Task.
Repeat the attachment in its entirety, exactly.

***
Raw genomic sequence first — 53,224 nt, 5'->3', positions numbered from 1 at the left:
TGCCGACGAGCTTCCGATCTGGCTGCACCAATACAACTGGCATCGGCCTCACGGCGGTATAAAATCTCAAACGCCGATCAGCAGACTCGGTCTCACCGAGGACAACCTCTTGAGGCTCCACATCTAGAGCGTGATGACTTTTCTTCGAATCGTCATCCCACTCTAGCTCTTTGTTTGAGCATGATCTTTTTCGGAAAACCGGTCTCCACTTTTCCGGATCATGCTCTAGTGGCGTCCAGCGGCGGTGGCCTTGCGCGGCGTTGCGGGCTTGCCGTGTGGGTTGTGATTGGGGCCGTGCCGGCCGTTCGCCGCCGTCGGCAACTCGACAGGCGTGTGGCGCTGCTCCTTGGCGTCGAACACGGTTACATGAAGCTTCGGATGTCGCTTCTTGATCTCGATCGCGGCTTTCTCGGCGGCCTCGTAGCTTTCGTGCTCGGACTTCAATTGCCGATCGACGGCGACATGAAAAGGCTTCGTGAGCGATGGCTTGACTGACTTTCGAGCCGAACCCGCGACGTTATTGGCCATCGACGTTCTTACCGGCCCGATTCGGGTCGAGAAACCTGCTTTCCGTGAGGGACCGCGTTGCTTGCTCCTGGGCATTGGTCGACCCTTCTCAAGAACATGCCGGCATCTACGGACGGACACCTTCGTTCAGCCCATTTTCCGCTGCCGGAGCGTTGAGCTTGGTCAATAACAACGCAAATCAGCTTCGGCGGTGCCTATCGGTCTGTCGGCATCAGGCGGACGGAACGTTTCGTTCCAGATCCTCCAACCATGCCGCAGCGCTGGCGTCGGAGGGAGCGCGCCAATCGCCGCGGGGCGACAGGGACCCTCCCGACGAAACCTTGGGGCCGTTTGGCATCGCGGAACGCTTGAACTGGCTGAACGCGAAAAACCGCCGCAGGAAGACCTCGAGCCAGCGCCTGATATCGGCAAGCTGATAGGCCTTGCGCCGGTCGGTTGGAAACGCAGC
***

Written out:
Raw genomic sequence first — 53,224 nt, 5'->3', positions numbered from 1 at the left:
TGCCGACGAGCTTCCGATCTGGCTGCACCAATACAACTGGCATCGGCCTCACGGCGGTATAAAATCTCAAACGCCGATCAGCAGACTCGGTCTCACCGAGGACAACCTCTTGAGGCTCCACATCTAGAGCGTGATGACTTTTCTTCGAATCGTCATCCCACTCTAGCTCTTTGTTTGAGCATGATCTTTTTCGGAAAACCGGTCTCCACTTTTCCGGATCATGCTCTAGTGGCGTCCAGCGGCGGTGGCCTTGCGCGGCGTTGCGGGCTTGCCGTGTGGGTTGTGATTGGGGCCGTGCCGGCCGTTCGCCGCCGTCGGCAACTCGACAGGCGTGTGGCGCTGCTCCTTGGCGTCGAACACGGTTACATGAAGCTTCGGATGTCGCTTCTTGATCTCGATCGCGGCTTTCTCGGCGGCCTCGTAGCTTTCGTGCTCGGACTTCAATTGCCGATCGACGGCGACATGAAAAGGCTTCGTGAGCGATGGCTTGACTGACTTTCGAGCCGAACCCGCGACGTTATTGGCCATCGACGTTCTTACCGGCCCGATTCGGGTCGAGAAACCTGCTTTCCGTGAGGGACCGCGTTGCTTGCTCCTGGGCATTGGTCGACCCTTCTCAAGAACATGCCGGCATCTACGGACGGACACCTTCGTTCAGCCCATTTTCCGCTGCCGGAGCGTTGAGCTTGGTCAATAACAACGCAAATCAGCTTCGGCGGTGCCTATCGGTCTGTCGGCATCAGGCGGACGGAACGTTTCGTTCCAGATCCTCCAACCATGCCGCAGCGCTGGCGTCGGAGGGAGCGCGCCAATCGCCGCGGGGCGACAGGGACCCTCCCGACGAAACCTTGGGGCCGTTTGGCATCGCGGAACGCTTGAACTGGCTGAACGCGAAAAACCGCCGCAGGAAGACCTCGAGCCAGCGCCTGATATCGGCAAGCTGATAGGCCTTGCGCCGGTCGGTTGGAAACGCAGC